There are a ton of free (and almost free) apps available for your iPhone, iPod and iPad. Below are 5 first aid & CPR app options that won’t cost you a penny.
WebMD for iPad
This is an amazing resource for many common first aid topics, including signs, symptoms and treatment. It covers a range of topics, from treatment for an allergic reaction to broken bones and insect bites.
This is a great comprehensive resource.
My grade: A
Recommendations: More visuals could have been incorporated, however the information provided is quite comprehensive.
iFirst Aid Lite
This “lite” version includes the step-by-step procedures for CPR, bleeding emergencies, burns, choking and poisoning, as well as an emergency call button that will connect you directly with 911. I really like the step-by-step nature of this app, that’s almost like a “choose your own adventure” book. For example, when you click on choking, it then has two buttons to choose from – one for if the person is able to breathe and one for if they are unable to breathe. It then provides the appropriate treatment based on the level of severity.
My grade: A
Recommendations: A greater number of topics would be nice, but I understand that this is the free “lite” version, so it’s great that primary emergencies, like CPR and choking, are included.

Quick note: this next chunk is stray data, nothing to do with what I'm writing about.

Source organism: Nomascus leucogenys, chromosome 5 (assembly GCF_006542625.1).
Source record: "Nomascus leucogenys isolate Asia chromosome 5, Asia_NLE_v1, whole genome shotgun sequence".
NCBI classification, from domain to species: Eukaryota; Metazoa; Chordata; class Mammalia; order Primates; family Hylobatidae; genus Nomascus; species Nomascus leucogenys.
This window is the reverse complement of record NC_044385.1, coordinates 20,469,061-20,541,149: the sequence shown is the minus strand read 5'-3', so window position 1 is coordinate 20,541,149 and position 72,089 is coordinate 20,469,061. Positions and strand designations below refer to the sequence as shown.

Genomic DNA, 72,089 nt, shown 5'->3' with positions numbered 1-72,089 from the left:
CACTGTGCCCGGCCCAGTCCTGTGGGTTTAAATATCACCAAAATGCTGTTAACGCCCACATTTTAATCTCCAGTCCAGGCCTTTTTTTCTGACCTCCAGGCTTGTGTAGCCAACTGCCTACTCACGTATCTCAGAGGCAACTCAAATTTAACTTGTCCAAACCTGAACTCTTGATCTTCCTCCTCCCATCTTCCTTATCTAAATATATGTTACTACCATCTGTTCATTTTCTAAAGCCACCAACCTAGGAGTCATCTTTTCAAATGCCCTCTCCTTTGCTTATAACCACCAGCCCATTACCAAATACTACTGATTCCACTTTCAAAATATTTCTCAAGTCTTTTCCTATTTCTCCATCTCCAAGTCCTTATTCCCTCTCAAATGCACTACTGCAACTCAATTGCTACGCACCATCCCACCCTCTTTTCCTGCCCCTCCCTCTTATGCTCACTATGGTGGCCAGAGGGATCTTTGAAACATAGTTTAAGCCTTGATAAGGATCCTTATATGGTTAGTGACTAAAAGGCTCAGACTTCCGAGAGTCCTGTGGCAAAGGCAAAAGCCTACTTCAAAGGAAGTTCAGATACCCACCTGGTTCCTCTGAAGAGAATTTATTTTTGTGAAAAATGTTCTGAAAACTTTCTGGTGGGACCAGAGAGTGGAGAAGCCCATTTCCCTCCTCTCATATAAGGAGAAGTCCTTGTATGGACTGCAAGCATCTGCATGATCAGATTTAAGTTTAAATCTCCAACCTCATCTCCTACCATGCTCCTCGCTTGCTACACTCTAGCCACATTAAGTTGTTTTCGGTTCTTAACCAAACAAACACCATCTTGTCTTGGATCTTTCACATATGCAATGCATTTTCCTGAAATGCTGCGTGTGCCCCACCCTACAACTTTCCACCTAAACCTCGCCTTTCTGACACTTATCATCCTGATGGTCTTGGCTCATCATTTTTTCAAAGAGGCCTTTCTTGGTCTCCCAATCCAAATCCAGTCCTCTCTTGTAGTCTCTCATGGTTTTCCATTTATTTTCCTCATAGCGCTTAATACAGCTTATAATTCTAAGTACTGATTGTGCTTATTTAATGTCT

This app is really different from all others I’ve seen because it helps you measure the rate and depth of compression when proving chest compressions in CPR. If you open this app and hold the phone in your hand while compressing, it will give you instant feedback as to whether or not you are compressing hard and fast enough. I have at least one client in every one of my sessions who is hesitant about compressing “too hard” so this app is a great resource.
My grade: A
Recommendations: It took me a few minutes of playing with the app to figure out exactly what it did. Better user-friendliness is my recommendation (especially if you wanted to use it in the chaos of an emergency).
This is a flashlight app for iPhone 4 that is extremely handy for emergency situations. I especially like the option of flicking on either a wall switch or a flashlight (and you can also create a custom light switch). In an emergency, there is a “Text to Morse” feature that allows you to type in a phrase and it will flash it in Morse code.
My grade: A+
Recommendations: Remove ads free of charge. Because this is a free version, there is a small ad bar at the bottom of the screen, which you can pay to remove for $0.99.
Emergency Survival Kit from wikiHow
This app encompasses everything “survival”! From first aid to vehicle emergencies to wilderness survival this guide has it all! The first aid section is fairly comprehensive and covers such topics as helping a seizure victim, caring for a stab wound and even delivering a baby!
My grade: A+
Recommendations: I don’t have any recommendations regarding the functionality of this app, but all I would suggest is having more topics and more of this great information!
So hop on over the App Store and download these apps and more to supplement your emergency-preparedness training. Enjoy!
Be calm, be confident & think common sense!
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